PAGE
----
Researchers have long been examining how soil differs between organic and conventional farming. A new study published by scientists at the University of Maryland and nonprofit organization The Organic Center is looking into soil carbon capture in organic vs traditional farming.
The study found that the amount of carbon captured in soil increased by 18% when applying best management organic farming practices. The amount of microbial biomass carbon storage also went up by 30%.
“The study is the first of its kind – looking within organic management to not only highlight the areas where organic excels at locking greenhouse gas in the soil, but also identifying the areas that have the biggest beneficial impact, enabling organic growers to maximize their ability to fight climate change,” said Dr. Jessica Shade, director of science programs for The Organic Center.
Best Management Practices For Carbon Capture In Farming
The research explains and evaluates the best management practices (BMPs) within organic farming and the health benefits on soil of adopting them. It fills knowledge gaps and proposes direction on future organic agriculture research.
It also focuses on two principal soil health metrics: soil organic carbon (SOC) and microbial biomass carbon (MBC) concentrations. The best management organic farming practices include conservation tillage, cover crops, compost and manure amendments.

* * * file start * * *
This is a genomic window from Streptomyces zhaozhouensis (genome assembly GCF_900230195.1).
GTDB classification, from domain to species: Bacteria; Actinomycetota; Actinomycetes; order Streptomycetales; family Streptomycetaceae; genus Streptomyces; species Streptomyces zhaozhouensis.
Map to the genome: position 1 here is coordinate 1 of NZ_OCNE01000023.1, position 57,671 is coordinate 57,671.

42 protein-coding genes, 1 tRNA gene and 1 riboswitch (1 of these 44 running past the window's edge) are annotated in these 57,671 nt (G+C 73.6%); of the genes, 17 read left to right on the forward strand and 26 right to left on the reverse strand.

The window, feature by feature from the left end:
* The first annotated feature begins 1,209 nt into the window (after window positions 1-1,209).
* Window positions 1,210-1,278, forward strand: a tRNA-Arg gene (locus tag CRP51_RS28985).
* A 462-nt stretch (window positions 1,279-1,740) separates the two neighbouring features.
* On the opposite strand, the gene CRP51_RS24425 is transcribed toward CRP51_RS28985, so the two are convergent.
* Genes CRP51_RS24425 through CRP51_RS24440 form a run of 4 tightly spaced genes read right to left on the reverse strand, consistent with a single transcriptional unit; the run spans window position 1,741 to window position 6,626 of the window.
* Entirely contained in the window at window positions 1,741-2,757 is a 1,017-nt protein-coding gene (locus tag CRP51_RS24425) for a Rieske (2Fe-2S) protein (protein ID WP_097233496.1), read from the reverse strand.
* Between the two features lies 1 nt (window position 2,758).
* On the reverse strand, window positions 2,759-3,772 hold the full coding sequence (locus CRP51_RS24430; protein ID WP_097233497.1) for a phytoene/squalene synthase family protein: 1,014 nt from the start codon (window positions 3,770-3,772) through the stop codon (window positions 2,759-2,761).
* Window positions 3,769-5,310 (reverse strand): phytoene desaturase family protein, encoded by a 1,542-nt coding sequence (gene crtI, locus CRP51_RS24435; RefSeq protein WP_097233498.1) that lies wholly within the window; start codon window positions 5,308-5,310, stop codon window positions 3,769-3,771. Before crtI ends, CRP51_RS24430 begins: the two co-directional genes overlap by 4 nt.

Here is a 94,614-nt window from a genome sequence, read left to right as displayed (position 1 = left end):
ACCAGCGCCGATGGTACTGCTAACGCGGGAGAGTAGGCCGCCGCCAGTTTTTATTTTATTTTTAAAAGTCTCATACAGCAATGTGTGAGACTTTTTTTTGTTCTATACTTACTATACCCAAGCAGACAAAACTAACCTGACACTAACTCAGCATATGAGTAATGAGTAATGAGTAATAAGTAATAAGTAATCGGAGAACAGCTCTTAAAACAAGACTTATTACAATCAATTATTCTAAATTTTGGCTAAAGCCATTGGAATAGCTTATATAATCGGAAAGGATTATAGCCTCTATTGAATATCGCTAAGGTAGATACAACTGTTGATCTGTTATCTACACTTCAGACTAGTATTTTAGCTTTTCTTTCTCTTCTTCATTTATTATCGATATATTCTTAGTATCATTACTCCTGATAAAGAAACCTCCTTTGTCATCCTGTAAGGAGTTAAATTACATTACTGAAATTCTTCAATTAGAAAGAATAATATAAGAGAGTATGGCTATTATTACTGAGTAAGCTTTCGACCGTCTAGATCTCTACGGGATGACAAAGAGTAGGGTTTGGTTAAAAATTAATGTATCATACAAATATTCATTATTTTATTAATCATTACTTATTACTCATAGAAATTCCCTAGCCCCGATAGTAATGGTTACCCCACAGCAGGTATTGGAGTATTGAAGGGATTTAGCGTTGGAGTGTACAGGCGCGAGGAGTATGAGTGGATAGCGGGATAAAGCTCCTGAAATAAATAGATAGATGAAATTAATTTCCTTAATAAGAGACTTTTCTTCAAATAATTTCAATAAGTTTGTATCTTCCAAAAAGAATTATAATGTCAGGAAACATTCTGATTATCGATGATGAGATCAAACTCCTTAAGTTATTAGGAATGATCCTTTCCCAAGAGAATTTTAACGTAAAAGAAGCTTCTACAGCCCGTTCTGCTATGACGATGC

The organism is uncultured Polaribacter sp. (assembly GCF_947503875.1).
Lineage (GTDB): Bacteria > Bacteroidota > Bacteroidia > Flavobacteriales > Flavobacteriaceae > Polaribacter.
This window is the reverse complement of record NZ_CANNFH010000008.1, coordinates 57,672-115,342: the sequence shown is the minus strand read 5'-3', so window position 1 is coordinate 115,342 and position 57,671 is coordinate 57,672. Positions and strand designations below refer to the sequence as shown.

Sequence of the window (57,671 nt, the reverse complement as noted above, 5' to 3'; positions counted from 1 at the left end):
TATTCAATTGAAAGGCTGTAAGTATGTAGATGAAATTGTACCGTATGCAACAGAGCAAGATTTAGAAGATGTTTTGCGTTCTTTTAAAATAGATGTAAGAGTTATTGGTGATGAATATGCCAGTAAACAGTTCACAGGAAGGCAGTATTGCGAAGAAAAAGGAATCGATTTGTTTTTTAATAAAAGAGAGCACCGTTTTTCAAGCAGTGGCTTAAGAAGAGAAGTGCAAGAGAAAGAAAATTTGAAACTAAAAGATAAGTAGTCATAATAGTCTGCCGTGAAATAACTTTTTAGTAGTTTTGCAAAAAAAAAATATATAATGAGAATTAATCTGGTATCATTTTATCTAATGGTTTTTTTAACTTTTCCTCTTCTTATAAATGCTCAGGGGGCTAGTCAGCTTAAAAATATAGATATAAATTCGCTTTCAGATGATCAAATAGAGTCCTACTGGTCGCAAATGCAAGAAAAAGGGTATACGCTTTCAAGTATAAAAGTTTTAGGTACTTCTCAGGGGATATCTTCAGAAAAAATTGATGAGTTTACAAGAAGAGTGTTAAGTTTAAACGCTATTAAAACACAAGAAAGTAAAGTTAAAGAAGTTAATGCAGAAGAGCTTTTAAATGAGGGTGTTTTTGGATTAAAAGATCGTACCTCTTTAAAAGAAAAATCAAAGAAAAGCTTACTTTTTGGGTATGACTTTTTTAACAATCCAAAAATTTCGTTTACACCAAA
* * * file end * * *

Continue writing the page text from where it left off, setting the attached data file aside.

The study finds that adding compost and manure has the biggest and fastest impact. It increases carbon capture in soil by 24%. Conservation tillage practices show a net positive effect on soil health with a 14% rise in depth-weighted SOC concentrations.
Cover cropping increases SOC concentrations significantly after 5 years of its adoption. That is an indication that the soil health benefits from organic best management practices need long-term adoption to achieve agricultural sustainability.
The study also confirms what has been known before, i.e. fertilizers in conventional farming are responsible for 75% of greenhouse gas emissions of food crop production. Organic farming is the most promising agricultural system that allows crops to increase the capture of carbon in soil depths.
Making some amendments within the agriculture industry could ultimately be a way of mitigating carbon emissions. Sequestering CO2 with the power of healthy soil could curb GHGs while providing people with the positive benefits of organic eating.